Once in Westport, it was time to lace up the hiking boots and hit the trail. A local told us to head to the Foley Mountain Nature Center, where we took a trail that led to a beautiful overlook with views across the town.
Afterwards it was time to check out the Westport brewery, a small village craft brewery on Main Street that is completely surrounded by water. The back porch overlooked Westport Harbor and the views were just stunning. I ordered a flight of beer to try the line up. Some of the mainstay beers to try include the Upper Rideau Blonde ale, which is a balanced light ale; the Lakeside Lager, which is a golden German lager and the Rideau Lakes Red Ale, which has sweet caramel notes.
From beer it was time to move on to wine with a visit to Scheuermann’s Vineyard and Winery. Owned by husband and wife team Allison and Francois Scheuermann who are the heart and soul of the operation. On our visit, Francois did the wine tasting. He is a French trained chef, which means there are also some outstanding food options here. The vineyard is actually part of the Scheuermann and their five children’s home, who all pitch in to keep the operation bustling by doing everything from farming, waiting on guests and shucking oysters.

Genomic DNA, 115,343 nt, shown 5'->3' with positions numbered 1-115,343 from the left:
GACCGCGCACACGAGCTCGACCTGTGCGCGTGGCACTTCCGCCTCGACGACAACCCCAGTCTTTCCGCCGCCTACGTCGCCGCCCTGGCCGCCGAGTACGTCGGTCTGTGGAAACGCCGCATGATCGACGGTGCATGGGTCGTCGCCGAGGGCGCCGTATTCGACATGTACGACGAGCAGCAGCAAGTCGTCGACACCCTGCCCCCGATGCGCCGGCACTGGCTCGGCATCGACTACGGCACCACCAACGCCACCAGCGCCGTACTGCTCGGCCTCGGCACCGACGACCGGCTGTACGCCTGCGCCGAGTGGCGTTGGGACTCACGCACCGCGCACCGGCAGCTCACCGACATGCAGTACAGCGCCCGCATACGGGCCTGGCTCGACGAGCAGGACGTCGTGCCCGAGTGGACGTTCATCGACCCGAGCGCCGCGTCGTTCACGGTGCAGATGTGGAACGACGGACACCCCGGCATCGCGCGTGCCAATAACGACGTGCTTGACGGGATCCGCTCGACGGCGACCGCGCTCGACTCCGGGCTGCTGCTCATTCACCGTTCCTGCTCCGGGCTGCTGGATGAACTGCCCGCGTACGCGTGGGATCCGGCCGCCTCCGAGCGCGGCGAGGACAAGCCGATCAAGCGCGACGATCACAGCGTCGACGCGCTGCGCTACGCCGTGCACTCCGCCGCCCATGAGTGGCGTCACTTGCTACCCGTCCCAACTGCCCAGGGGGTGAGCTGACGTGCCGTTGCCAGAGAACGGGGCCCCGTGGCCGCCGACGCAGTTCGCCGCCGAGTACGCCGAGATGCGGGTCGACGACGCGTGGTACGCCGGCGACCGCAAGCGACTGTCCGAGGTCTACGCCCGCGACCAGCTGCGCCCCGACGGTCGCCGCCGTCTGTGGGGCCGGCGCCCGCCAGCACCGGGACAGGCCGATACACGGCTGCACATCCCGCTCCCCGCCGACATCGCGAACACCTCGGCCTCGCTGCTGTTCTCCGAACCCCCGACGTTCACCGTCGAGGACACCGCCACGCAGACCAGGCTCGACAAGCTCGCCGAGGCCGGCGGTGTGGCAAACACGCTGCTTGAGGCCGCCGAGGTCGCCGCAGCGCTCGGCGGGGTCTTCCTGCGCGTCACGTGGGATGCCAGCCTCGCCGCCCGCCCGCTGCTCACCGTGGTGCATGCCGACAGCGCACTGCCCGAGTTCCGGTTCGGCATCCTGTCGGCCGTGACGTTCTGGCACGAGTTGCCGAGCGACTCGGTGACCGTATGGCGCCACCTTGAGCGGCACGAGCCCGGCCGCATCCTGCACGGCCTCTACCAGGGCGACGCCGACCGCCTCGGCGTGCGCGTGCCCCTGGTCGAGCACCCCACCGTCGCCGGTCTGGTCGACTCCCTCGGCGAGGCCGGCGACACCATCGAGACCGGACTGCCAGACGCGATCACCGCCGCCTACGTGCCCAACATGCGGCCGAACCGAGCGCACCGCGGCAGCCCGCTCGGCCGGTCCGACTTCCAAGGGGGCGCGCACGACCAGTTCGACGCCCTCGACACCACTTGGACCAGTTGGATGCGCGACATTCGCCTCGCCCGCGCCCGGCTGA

With one look at the menu we decided there was no way were headed back to the boat before eating. We enjoyed wonderful wood fired pizzas cooked in an oven designed by Francois accompanied by wines from the vineyard which ranged from a Vidal 2015 to a Cab Franc.
The next morning we cruised four hours down the canal to Lower Beveridges to visit the town of Perth, which is about a 15-minute drive from where we parked the boat. The town is 200-years-old and known for its limestone architecture.